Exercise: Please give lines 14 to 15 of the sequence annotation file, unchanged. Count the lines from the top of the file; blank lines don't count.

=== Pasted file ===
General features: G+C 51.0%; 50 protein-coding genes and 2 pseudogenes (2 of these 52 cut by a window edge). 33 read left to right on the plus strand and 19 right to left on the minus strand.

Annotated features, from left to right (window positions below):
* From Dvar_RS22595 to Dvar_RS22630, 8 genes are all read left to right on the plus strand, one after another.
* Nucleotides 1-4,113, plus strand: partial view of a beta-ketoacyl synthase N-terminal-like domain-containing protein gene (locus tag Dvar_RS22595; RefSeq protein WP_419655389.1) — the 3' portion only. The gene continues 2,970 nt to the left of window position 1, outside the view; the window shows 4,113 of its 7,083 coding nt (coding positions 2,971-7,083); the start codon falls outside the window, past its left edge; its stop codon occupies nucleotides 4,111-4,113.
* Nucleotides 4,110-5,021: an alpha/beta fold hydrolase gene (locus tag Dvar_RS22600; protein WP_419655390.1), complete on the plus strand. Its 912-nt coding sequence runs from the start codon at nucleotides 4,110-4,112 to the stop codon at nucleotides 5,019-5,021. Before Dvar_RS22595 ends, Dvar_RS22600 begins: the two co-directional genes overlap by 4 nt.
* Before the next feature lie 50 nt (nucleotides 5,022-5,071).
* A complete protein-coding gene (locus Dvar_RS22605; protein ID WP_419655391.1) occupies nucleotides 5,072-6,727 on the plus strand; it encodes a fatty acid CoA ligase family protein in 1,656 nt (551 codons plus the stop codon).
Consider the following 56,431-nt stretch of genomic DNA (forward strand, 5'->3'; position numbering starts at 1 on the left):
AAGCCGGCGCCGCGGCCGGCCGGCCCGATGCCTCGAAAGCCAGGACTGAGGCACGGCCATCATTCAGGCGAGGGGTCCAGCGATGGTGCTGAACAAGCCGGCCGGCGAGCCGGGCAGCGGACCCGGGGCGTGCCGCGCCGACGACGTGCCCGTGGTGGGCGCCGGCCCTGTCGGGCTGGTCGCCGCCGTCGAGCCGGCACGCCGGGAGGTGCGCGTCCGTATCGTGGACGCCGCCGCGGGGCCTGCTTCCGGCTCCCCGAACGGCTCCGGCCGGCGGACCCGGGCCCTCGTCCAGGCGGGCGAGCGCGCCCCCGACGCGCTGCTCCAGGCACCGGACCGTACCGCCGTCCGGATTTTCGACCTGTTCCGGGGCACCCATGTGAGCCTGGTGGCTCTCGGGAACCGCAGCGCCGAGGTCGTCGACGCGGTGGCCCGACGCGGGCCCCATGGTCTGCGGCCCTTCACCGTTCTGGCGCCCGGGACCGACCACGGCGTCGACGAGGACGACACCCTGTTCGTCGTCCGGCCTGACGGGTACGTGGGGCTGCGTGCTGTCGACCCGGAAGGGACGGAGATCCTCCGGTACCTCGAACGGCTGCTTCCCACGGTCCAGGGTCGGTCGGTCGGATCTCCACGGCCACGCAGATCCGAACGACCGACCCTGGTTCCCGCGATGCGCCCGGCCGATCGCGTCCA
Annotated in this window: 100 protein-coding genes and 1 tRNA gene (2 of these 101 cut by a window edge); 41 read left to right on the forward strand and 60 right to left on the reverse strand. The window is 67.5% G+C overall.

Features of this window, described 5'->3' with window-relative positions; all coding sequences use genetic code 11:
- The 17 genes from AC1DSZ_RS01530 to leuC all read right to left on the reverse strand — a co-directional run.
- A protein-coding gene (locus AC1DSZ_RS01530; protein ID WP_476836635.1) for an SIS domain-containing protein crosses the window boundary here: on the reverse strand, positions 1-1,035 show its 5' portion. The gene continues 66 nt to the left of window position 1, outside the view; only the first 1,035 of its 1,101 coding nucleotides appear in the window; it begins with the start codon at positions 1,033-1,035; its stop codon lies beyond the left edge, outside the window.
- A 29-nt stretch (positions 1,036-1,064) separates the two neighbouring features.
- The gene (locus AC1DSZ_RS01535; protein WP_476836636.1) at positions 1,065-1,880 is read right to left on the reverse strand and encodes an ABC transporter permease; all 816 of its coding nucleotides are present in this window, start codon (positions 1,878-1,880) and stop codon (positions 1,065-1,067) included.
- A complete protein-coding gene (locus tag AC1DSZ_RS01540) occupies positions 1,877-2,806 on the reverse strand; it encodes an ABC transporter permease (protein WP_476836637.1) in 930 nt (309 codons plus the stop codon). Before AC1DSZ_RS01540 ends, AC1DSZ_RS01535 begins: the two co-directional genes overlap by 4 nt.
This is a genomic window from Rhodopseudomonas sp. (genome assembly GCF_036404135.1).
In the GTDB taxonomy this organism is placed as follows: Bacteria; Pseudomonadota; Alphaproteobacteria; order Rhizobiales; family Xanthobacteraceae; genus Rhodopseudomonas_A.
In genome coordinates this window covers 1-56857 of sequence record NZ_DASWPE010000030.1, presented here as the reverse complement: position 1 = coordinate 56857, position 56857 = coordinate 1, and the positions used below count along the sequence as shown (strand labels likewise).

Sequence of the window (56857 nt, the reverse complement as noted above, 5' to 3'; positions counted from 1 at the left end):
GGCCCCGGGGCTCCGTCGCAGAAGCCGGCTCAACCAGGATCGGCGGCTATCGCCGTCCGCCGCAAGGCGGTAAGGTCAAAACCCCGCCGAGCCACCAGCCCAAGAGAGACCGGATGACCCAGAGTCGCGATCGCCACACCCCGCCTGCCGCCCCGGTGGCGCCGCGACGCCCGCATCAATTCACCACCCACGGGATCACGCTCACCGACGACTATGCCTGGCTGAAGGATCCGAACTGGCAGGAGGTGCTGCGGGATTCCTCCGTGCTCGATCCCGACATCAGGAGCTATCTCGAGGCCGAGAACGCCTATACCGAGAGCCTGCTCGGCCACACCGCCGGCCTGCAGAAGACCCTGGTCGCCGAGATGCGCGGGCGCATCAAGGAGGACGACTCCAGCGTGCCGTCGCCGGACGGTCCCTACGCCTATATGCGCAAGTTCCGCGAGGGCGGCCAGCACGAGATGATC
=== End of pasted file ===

- A 29-nt stretch (positions 1,036-1,064) separates the two neighbouring features.
- The gene (locus AC1DSZ_RS01535; protein WP_476836636.1) at positions 1,065-1,880 is read right to left on the reverse strand and encodes an ABC transporter permease; all 816 of its coding nucleotides are present in this window, start codon (positions 1,878-1,880) and stop codon (positions 1,065-1,067) included.